Southend parents remain unconvinced over councillor’s SEND comments

Parents of children with special educational needs and disabilities in Southend should be getting more help from schools, a councillor has said.

Laurie Burton, councillor responsible for children and learning, responded to a report following a review of Southend Council’s Special Educational Needs and Disabilities (SEND) service.

The peer review by members of other high performing local authority SEND services noted too many requests for Education and Healthcare Plan (EHCP) assessments, which children need to access the help and financial support they need, are being rejected in Southend.

The decision to grant assessments is facilitated by the council and other agencies, including headteachers and special educational needs co-ordinators who make a collective decision.

But the council believes parents, carers and schools applying for EHCP assessments before they’ve tried other things.

Discussing the report, Mr Burton said: “For some parent groups the communication hadn’t been brilliant. A lot of parents in Southend are under the misconception that everything hinges on the EHCP whereas actually sometimes they don’t meet the threshold and they think that their child will get no support.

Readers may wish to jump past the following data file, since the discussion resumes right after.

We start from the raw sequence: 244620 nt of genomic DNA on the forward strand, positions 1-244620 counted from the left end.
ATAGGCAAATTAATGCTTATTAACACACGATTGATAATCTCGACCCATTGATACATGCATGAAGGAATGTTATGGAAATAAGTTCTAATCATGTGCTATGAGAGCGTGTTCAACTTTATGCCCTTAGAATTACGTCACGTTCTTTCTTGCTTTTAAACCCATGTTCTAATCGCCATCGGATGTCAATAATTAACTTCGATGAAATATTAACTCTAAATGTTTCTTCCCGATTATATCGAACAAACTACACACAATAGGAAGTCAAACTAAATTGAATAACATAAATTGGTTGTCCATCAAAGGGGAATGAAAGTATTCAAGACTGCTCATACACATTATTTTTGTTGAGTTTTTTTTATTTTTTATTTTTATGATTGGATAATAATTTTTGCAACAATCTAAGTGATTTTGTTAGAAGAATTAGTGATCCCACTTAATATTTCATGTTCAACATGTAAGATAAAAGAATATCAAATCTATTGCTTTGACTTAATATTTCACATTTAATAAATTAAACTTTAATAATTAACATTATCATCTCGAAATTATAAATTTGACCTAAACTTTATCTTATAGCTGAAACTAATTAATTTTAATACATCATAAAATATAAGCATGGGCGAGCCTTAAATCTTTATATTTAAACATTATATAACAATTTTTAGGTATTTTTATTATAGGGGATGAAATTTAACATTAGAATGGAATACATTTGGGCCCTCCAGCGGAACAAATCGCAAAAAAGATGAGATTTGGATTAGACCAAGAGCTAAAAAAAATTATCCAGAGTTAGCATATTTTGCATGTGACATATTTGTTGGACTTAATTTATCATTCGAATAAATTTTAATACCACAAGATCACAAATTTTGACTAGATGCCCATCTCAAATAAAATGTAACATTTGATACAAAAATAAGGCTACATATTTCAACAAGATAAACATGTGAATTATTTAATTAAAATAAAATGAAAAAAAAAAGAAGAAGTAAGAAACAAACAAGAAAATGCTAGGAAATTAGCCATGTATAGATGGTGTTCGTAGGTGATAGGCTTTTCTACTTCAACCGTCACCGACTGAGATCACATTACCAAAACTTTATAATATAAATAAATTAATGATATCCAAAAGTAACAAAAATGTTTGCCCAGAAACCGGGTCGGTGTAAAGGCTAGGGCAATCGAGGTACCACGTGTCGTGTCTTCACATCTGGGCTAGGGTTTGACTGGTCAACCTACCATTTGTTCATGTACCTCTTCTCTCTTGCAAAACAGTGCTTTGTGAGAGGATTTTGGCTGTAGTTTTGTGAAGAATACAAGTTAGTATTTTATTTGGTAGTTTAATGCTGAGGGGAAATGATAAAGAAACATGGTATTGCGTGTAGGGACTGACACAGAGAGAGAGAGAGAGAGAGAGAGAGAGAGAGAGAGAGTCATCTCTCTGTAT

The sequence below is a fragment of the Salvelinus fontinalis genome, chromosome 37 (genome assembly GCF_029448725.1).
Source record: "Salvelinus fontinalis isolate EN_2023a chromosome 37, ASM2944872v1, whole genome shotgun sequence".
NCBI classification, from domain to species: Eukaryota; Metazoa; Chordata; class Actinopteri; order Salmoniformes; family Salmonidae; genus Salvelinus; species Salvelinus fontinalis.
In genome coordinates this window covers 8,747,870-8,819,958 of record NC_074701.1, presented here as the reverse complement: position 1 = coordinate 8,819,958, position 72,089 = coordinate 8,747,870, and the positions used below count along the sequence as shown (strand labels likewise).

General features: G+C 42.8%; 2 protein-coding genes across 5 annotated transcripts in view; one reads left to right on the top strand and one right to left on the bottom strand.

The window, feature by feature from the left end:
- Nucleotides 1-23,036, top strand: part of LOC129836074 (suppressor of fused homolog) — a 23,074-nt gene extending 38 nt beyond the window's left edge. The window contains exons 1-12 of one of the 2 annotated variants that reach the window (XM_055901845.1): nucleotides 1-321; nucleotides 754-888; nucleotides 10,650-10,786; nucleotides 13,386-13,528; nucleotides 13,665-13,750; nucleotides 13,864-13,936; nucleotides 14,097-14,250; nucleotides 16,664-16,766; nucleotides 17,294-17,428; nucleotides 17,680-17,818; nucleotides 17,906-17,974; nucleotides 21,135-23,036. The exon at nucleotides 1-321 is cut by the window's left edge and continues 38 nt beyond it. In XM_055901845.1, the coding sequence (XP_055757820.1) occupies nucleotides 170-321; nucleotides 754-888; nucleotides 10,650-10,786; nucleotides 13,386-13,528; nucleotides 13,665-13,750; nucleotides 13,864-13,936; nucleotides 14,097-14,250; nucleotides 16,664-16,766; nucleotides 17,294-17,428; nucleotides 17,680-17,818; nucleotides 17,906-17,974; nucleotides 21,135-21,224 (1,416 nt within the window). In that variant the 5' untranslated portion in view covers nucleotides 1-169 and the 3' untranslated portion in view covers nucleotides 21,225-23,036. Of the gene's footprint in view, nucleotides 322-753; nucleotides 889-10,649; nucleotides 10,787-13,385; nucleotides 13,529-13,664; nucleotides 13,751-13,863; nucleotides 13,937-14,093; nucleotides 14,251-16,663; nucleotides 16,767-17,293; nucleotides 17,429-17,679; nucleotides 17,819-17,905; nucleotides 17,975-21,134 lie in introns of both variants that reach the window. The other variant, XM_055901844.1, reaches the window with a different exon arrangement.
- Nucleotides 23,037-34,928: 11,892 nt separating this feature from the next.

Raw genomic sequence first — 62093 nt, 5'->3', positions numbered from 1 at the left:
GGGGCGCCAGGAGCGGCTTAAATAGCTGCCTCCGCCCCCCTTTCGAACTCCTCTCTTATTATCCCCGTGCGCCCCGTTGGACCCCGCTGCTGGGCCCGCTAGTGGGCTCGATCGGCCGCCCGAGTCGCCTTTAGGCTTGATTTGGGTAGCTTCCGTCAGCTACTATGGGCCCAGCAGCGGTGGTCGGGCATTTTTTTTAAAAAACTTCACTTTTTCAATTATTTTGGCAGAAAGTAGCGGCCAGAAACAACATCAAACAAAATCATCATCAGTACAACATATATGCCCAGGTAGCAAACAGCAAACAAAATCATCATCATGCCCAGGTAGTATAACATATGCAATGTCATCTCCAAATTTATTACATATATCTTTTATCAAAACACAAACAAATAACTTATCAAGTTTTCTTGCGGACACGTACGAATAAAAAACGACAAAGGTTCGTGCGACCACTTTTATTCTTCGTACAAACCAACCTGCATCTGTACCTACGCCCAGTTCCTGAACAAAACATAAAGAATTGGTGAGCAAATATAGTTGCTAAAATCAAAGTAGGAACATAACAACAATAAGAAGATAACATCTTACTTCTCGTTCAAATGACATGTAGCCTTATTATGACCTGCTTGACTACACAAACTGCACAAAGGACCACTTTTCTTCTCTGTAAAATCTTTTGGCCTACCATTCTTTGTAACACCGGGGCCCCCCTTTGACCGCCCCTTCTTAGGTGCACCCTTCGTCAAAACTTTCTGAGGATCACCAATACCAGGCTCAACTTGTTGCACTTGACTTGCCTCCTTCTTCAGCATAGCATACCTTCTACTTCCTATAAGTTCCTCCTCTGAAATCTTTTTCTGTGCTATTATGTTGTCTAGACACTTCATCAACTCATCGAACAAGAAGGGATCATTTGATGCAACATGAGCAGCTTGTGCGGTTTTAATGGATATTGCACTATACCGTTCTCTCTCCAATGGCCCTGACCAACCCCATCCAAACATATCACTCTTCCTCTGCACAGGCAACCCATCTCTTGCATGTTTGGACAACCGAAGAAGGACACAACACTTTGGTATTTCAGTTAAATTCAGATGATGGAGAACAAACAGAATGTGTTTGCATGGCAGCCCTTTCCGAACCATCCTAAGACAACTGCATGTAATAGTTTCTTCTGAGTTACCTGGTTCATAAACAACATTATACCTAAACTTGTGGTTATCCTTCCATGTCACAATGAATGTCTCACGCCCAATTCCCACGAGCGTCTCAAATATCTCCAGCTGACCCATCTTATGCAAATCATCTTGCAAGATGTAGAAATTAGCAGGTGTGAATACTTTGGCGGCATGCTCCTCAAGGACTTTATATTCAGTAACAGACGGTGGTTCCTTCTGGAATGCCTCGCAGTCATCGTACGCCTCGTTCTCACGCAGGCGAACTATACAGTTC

We think there is a piece of work to do to work with schools and parent groups so they know even if your child is not at the threshold for an EHCP we can offer this and this.

”That will improve the number of EHCPs being turned down because we wont be getting parents thinking they have got to apply for one.”

Parents are not convinced, however. Jo Adams, who is currently going through a tribunal to get an EHCP for her child after being turned down by the council, said: “This is something that shows years of no co-production. An EHCP is education health and care. So a decent EHCP contains not simply education but health and social care provision as well.

“Is Laurie a doctor? Does he know what provision that child needs if they don’t  have a sensory assessment as part of EHCP assessment identifying the need for small classes and kinetic learning?

“Does he know if a child needs to be taught by a qualified specialist speech and language teacher without an assessment done?”

Colin Nickless who has also had to resort to a tribunal for the help his child needed said the 900-strong local SEND parents’ group would be disappointed by the council’s stance

He added: “I am extremely disappointed but not surprised by the portfolio holder’s comments regarding the peer review’s findings. It demonstrates not only a state of denial at the council, but an unwillingness to learn the lessons of the highlighted failures in the report.

“His comments will do nothing to inspire confidence in parents that are desperate for support for their children, or those that have already had their life chances damaged by council failures.”


Christine Sexton

Local Democracy Reporter